Sometimes google really takes the fun out of life.
For a nerd, anyway. As previously revealed on this blog, yes, I was a member of my high school’s Speech and Debate team. (I believe I’ve already admitted I went to a debate tournament the night of my senior prom.) I’m old enough to remember the world pre-Internet, and even pre-personal computer. I actually enjoy going to the library to do research — not that I do much of that anymore, I’m as lazy as the rest of the world. I google. Sometimes I even use Wikipedia.
Back in the day, it would have taken days or weeks or at least a phone call to answer the question, “Does Dopey have Down syndrome?”
These days, it takes a google search. When I didn’t hear back from the fairy tale scholars I emailed the other day, I had an epiphany: The Dopey thing must have been a Disney creation. One of the smart copy editors I work with confirmed that was the first time the dwarfs had names, so a few minutes ago, I googled “Dopey” and “Disney” and hit the motherlode.
I’d like to think that perhaps this information is false, that someone involved with one of the original fairy tales that eventually became Disney’s Snow White had a relative with Down syndrome or some other exposure to it, or maybe that someone at Disney did, and that the coincidental features on Dopey really aren’t coincidental. But the explanation on the Disney archives makes some sense — though I’ll offer the caveat that it is awfully politically correct.
Anyhow, here it is, from http://disney.go.com/vault/archives/characters/sevendwarfs/sevendwarfs.html:
Dubbed “Dopey” by his brothers, this loose-limbed dwarf has never spoken a word; as Happy explains to Snow White, “He never tried.” But Dopey isn’t really dopey, he’s just childlike. Is it dopey to try and steal a second and third kiss from Snow White on your way to work, or to make yourself tall enough to dance with her by climbing on Sneezy’s shoulders? Not at all. Dopey’s a genius at fun and games (and a whiz at the drums to boot). He just doesn’t mind looking silly along the way. So what if he wiggles his ears and shuffles his feet to his own skippity-skip beat? He’s simply being himself, and that’s pretty smart.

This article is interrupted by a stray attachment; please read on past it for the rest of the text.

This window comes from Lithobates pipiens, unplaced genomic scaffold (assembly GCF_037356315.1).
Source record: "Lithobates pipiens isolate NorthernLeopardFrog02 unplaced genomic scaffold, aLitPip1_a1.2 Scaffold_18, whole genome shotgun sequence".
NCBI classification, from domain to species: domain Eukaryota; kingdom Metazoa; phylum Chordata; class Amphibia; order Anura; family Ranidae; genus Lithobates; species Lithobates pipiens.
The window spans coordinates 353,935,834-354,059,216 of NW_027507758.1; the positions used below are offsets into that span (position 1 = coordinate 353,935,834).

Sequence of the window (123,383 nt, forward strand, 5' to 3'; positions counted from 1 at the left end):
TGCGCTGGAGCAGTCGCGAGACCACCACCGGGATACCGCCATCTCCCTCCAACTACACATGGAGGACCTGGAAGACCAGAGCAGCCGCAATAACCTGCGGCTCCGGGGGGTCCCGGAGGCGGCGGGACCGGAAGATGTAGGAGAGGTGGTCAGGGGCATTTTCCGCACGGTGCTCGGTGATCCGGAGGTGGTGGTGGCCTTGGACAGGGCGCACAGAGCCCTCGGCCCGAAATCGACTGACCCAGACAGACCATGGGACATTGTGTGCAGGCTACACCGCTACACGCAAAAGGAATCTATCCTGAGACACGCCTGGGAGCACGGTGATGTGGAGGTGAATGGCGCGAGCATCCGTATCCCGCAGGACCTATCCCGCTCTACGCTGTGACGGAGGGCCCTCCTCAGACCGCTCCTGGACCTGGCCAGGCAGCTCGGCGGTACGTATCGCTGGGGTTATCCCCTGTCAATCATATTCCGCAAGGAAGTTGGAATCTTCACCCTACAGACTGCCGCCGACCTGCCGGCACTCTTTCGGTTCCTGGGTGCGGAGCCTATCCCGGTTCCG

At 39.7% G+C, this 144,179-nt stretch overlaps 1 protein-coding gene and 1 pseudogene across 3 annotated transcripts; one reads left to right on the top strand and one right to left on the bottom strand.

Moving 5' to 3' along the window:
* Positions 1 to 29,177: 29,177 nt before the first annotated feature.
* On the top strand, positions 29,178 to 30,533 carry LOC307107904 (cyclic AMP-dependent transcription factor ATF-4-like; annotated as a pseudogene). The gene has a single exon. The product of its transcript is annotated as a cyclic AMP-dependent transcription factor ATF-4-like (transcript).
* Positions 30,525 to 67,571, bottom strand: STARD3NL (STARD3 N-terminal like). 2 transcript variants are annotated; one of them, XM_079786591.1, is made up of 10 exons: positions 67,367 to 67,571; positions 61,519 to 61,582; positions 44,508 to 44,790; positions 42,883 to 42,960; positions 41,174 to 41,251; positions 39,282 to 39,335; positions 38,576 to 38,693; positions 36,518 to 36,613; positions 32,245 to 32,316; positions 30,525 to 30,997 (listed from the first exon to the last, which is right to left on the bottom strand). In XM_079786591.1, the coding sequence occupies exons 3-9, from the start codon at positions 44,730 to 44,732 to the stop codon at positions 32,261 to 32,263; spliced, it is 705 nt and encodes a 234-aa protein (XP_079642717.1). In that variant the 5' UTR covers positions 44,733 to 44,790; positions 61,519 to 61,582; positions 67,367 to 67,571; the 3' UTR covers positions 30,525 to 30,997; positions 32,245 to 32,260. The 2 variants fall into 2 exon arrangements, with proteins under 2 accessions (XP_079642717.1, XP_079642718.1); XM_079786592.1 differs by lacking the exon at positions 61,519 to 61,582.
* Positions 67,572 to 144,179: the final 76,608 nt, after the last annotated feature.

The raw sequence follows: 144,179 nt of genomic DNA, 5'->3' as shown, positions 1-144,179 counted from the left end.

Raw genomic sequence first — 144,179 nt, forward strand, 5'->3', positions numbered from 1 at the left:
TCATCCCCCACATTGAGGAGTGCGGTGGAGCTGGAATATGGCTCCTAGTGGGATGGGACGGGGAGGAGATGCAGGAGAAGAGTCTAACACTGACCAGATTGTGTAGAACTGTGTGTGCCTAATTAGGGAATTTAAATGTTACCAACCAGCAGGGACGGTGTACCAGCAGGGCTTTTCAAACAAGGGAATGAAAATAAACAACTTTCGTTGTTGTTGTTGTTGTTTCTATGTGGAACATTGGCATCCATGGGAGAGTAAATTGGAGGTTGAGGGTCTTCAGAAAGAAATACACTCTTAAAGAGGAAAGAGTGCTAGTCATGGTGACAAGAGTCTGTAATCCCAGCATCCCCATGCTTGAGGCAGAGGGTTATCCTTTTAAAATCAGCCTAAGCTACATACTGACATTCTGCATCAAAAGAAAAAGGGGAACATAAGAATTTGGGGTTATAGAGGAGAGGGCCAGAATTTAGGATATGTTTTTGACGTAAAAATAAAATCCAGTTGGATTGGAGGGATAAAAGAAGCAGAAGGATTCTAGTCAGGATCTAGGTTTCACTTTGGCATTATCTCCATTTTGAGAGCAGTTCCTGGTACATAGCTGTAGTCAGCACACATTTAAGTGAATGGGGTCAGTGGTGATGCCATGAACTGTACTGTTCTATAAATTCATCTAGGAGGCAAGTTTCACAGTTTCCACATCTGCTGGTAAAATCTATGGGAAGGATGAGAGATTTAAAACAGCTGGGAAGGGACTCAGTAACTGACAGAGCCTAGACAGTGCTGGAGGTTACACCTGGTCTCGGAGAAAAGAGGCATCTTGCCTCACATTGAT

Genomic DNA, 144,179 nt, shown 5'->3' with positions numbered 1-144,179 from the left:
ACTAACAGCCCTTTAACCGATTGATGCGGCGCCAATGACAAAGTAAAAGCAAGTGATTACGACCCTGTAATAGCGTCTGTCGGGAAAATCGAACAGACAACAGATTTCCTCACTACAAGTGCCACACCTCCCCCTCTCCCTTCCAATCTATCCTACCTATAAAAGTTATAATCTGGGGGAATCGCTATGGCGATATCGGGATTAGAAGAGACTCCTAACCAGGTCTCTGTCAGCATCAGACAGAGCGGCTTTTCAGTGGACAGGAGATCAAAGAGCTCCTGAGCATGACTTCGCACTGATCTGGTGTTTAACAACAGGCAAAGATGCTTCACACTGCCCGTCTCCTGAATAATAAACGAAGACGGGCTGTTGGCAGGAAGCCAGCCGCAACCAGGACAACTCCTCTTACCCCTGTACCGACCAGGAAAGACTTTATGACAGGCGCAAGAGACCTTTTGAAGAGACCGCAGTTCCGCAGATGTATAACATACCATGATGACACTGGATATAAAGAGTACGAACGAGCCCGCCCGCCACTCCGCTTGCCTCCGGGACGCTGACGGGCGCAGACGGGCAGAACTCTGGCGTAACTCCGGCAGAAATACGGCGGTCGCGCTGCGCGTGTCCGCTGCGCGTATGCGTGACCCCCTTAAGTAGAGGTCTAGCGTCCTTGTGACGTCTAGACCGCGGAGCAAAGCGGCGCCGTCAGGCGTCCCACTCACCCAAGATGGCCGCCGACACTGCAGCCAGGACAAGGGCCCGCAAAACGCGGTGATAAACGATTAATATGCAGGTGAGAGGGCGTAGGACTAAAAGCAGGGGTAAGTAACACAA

In the early development process on the film, Dopey was the “leftover” dwarf with no particular personality. Then one day animator Ward Kimball discovered vaudevillian actor Eddie Collins at a Los Angeles burlesque house. Kimball invited the baby-faced Mr. Collins to the studio to perform and improvise pantomimes of Dopey’s reactions on film. Thanks much to Collins’ innovative acting, Dopey assumed a very definite personality and soon became one of the animators’ favorite dwarfs. Collins’ pantomime turned out to be one of the first times live-action reference footage was shot for an animated film. The technique proved so successful that it’s still used today. The inspiring Mr. Collins went on to perform live-action reference for Gideon in “Pinocchio” (1940).
So then I googled “Eddie Collins” and “Dopey”, and do you know what I got? A Facebook page for “Eddie Collins Dopey,” complete with an illustration from the Disney cartoon.
That just made me think about how much I hate the Facebook redesign. Really, WTF? Facebook is the one place I can go (well, could go before today) and not have to think. Now I can’t figure anything out.
And I’m still not entirely convinced about Dopey.
Please, web gods, just don’t let them redesign google.